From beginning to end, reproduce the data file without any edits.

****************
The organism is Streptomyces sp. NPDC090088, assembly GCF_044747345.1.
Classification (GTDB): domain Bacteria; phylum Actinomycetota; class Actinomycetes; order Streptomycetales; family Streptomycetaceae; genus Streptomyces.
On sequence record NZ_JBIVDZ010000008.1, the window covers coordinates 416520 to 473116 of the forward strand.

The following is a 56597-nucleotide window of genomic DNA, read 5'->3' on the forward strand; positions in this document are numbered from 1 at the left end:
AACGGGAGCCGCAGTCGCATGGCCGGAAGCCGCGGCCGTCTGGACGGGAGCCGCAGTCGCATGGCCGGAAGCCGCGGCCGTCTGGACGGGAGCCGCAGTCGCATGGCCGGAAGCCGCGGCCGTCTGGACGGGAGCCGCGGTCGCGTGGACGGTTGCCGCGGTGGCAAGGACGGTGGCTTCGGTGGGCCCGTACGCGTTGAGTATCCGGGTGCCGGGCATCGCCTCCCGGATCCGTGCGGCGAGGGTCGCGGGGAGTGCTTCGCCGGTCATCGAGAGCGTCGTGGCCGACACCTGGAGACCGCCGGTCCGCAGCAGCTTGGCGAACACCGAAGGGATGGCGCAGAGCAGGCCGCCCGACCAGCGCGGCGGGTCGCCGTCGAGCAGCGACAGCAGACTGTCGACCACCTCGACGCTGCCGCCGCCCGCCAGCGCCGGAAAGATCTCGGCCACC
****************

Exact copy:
The organism is Streptomyces sp. NPDC090088, assembly GCF_044747345.1.
Classification (GTDB): domain Bacteria; phylum Actinomycetota; class Actinomycetes; order Streptomycetales; family Streptomycetaceae; genus Streptomyces.
On sequence record NZ_JBIVDZ010000008.1, the window covers coordinates 416520 to 473116 of the forward strand.

The following is a 56597-nucleotide window of genomic DNA, read 5'->3' on the forward strand; positions in this document are numbered from 1 at the left end:
AACGGGAGCCGCAGTCGCATGGCCGGAAGCCGCGGCCGTCTGGACGGGAGCCGCAGTCGCATGGCCGGAAGCCGCGGCCGTCTGGACGGGAGCCGCAGTCGCATGGCCGGAAGCCGCGGCCGTCTGGACGGGAGCCGCGGTCGCGTGGACGGTTGCCGCGGTGGCAAGGACGGTGGCTTCGGTGGGCCCGTACGCGTTGAGTATCCGGGTGCCGGGCATCGCCTCCCGGATCCGTGCGGCGAGGGTCGCGGGGAGTGCTTCGCCGGTCATCGAGAGCGTCGTGGCCGACACCTGGAGACCGCCGGTCCGCAGCAGCTTGGCGAACACCGAAGGGATGGCGCAGAGCAGGCCGCCCGACCAGCGCGGCGGGTCGCCGTCGAGCAGCGACAGCAGACTGTCGACCACCTCGACGCTGCCGCCGCCCGCCAGCGCCGGAAAGATCTCGGCCACC